If you agree with me that this is a terrifying perspective, straight from a book by George Orwell less than two decades after the fall of totalitarian regimes in Europe, then protest now.

While it is still legal. 

Why Can’t They Sleep Like Normal People?

Over the next few days, you’ll probably hear about your usual politicians’ heroic efforts to fight for your country’s interests late through the night at the upcoming EU summit, which starts Thursday, and where 27 heads of state and government are to fight over a new EU Constitution sorry, treaty no not really, er, additional treaty, or what was it we were going to call it so as not to offend anyone?

Anyway. It’s all fine and dandy that they work hard. What I can’t understand is why they have to go on and on into the night.

It probably looks very heroic and macho to say that “we fought into the wee hours, and we beat the others at about half past four because we were the only ones able to stay awake” et cetera ad nauseam. But then you should know that they don’t even start the meeting until 17.00 (5pm).

Serious. It’s always like that. They drop in around 5pm in the biggest flood of motorcades you’ve seen (tip: if you’re planning a traffic offense in Belgium, try Thursday-Friday, because I can guarantee you that there isn’t a motorcycle policeman anywhere else in the whole country). An hour later, it’s time for the famous “family photo”, where they all line up for a pic – and which is a common source of bickering over who gets to stand where, thus able to be percieved as more important, and who gets to join in last, thus able to be percieved as more important.

(The image shown here is the “family photo” from the last summit, in March, happily nicked from the German Presidency’s web site. If you are able to count to more than 27 people on this picture, you’re right, since a wide selection of foreign ministers and other similar types of people usually join them. I can’t decide if Angela Merkel is either trying to conduct everyone into place, pushing back Jan-Peter Balkenende for getting too intimate, waving farewell to Jacques Chirac as this was his last summit, or if she’s simply praying for Mr Chirac. Romano Prodi, who used to head the EU Commission but now tries to steer Italy, poor chap, seems like he’s made enough friends during his EU years to share a few jokes. Guy Verhofstadt is obviously pondering whether or not he remembered to tie his shoes, Tony Blair has his eyes fixed on the exit already, and Fredrik Reinfeldt looks like he’s thinking “can we please just get on with it so I can go to the bathroom?”)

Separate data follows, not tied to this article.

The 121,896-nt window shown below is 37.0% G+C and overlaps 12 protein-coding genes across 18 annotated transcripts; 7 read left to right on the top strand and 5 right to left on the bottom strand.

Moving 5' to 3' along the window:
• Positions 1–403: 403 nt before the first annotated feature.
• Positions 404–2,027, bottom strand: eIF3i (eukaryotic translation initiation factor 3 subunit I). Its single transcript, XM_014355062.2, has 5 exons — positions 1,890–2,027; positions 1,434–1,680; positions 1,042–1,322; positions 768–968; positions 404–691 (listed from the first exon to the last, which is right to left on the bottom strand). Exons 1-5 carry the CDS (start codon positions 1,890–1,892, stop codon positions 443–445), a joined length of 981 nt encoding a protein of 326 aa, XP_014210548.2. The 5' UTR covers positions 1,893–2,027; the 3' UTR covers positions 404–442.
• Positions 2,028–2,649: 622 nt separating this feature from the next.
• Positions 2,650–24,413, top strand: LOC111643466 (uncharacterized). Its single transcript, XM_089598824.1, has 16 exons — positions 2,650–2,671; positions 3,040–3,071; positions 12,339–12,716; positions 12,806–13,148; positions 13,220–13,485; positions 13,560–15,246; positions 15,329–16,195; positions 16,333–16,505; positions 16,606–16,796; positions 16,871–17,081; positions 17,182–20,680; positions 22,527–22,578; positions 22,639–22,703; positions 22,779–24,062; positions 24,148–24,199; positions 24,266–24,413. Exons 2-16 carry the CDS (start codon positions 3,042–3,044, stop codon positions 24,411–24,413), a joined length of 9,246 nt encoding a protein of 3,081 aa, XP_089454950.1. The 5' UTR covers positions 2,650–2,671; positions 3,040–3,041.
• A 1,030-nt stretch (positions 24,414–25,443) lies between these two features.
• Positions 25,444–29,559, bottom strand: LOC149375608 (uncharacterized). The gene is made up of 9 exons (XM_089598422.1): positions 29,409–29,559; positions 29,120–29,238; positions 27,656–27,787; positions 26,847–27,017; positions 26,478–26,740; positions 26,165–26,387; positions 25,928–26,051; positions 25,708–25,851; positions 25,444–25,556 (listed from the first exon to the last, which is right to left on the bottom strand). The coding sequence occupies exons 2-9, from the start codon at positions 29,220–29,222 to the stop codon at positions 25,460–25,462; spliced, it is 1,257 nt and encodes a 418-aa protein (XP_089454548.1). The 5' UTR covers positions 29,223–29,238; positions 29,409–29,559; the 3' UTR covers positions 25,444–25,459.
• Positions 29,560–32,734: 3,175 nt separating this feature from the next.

Anyway. Only then do they get down to some serious business, and of course that takes forever and a day. The day after, they’re actually supposed to be finished around late lunchtime.

Now, you have to remember that most of the hard work is usually carried out by their ambassadors and their delegations in advance. But still – a time schedule like this is astonishing. Why can’t they get to work at nine o’clock in the morning like ordinary people do? Would that look too bland? Like you’d notice, given the blandness of the rest of the EU?

The latest gossip here in Brussels is that they’ll have to extend the summit into the weekend as well, because they probably won’t be able to agree. Well, fellas, maybe you could have avoided that if you’d got started a little earlier.